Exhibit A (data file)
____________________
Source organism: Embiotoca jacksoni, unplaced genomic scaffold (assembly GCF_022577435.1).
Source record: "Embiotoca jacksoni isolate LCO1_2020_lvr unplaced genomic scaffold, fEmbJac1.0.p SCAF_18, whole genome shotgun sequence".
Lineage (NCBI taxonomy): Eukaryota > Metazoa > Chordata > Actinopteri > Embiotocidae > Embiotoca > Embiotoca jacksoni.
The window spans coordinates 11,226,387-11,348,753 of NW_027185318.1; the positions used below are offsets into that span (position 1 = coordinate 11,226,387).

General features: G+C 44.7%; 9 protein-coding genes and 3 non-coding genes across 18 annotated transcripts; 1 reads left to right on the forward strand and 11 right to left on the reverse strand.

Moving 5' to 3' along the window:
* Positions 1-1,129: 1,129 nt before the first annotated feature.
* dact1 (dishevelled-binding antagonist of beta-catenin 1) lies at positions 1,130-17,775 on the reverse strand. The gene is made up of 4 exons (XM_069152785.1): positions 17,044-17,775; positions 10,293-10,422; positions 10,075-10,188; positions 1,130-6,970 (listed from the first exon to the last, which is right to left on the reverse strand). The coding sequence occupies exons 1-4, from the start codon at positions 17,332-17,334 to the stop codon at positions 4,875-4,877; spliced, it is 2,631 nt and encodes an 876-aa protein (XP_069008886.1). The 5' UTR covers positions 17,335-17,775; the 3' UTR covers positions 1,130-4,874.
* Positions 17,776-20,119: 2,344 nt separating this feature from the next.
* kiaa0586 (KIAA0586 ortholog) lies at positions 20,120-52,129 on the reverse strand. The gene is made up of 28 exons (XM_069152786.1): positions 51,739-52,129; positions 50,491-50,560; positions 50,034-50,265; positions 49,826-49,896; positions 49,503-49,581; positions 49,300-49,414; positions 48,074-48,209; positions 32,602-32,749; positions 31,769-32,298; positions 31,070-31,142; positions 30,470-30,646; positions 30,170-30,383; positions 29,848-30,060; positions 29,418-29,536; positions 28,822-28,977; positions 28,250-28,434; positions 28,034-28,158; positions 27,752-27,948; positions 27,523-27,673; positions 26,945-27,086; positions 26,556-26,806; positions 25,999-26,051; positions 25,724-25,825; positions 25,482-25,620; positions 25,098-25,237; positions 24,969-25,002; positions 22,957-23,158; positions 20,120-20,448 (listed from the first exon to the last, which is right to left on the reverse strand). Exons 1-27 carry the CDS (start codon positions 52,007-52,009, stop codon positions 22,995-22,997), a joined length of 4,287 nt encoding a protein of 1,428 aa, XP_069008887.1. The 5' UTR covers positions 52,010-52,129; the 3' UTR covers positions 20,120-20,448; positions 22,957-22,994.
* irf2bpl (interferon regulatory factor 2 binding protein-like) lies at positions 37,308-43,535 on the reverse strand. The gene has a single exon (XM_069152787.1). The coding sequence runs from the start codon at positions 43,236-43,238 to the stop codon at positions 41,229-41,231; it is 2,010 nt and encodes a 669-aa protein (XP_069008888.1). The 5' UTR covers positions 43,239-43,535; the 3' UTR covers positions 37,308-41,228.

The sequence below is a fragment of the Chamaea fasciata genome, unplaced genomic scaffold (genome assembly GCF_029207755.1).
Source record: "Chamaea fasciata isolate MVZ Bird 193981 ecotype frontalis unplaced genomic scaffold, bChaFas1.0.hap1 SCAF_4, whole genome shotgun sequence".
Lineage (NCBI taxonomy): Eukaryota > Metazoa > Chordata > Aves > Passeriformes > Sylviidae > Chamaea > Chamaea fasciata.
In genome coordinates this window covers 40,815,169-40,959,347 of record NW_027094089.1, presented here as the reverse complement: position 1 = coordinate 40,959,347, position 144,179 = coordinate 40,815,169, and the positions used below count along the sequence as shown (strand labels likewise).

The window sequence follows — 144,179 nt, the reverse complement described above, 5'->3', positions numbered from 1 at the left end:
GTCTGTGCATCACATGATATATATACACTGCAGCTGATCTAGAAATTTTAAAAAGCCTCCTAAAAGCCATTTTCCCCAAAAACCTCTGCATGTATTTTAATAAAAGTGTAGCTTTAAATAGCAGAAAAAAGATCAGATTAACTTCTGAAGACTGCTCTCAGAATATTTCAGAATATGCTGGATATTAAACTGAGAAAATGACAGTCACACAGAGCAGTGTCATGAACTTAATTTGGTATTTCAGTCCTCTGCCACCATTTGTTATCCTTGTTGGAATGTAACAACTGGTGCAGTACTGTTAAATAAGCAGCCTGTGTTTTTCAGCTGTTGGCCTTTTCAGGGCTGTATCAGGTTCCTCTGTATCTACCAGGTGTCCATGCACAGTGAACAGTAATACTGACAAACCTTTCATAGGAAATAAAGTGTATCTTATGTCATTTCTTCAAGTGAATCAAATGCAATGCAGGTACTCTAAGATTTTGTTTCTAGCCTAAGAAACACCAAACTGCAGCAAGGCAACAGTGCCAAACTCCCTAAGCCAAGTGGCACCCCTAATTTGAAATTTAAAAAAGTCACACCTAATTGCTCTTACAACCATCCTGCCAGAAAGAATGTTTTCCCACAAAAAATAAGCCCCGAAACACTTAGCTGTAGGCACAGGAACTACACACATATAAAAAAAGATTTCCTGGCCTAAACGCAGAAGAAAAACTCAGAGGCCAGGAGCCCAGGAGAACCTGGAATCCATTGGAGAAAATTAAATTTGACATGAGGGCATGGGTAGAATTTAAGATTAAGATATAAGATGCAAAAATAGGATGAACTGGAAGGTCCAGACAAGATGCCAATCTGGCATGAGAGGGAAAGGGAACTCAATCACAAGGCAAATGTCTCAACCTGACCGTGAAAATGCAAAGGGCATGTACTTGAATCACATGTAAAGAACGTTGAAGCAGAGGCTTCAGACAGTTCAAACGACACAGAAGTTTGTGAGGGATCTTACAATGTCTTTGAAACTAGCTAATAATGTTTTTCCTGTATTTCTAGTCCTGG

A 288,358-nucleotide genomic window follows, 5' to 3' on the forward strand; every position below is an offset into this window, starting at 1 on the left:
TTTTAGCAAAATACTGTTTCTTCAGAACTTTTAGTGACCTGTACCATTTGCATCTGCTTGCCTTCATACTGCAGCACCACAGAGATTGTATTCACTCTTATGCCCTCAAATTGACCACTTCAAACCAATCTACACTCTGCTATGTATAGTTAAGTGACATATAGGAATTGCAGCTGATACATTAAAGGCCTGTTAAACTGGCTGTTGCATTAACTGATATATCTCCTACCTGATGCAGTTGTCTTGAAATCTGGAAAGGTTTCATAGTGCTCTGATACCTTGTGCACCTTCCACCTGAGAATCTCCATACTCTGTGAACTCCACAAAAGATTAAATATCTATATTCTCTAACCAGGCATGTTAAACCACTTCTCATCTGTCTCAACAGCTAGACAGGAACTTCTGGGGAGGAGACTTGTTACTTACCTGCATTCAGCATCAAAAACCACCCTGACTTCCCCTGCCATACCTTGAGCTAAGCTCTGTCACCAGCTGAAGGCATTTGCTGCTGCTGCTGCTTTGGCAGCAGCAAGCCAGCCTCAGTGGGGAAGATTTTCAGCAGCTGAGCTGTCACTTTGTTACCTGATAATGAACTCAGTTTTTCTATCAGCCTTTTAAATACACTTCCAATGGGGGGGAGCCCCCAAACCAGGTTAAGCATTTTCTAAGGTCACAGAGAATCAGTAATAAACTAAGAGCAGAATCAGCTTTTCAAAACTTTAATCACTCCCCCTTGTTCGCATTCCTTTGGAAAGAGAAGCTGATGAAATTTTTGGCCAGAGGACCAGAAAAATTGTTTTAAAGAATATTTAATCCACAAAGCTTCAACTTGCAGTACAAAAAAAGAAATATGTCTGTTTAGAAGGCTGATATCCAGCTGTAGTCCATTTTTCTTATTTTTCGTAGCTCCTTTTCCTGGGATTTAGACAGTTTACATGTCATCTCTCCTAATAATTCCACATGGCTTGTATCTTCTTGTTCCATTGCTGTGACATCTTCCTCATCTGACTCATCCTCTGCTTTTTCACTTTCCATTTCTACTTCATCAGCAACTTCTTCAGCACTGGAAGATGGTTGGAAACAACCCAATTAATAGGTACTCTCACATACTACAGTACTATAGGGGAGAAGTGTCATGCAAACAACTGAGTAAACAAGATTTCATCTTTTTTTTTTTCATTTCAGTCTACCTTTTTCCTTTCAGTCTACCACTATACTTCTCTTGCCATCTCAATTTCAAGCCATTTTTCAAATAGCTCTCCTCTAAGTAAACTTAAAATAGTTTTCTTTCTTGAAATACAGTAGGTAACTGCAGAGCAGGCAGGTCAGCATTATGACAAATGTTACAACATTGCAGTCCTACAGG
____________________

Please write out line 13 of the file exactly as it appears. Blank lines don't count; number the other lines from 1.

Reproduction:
Source record: "Chamaea fasciata isolate MVZ Bird 193981 ecotype frontalis unplaced genomic scaffold, bChaFas1.0.hap1 SCAF_4, whole genome shotgun sequence".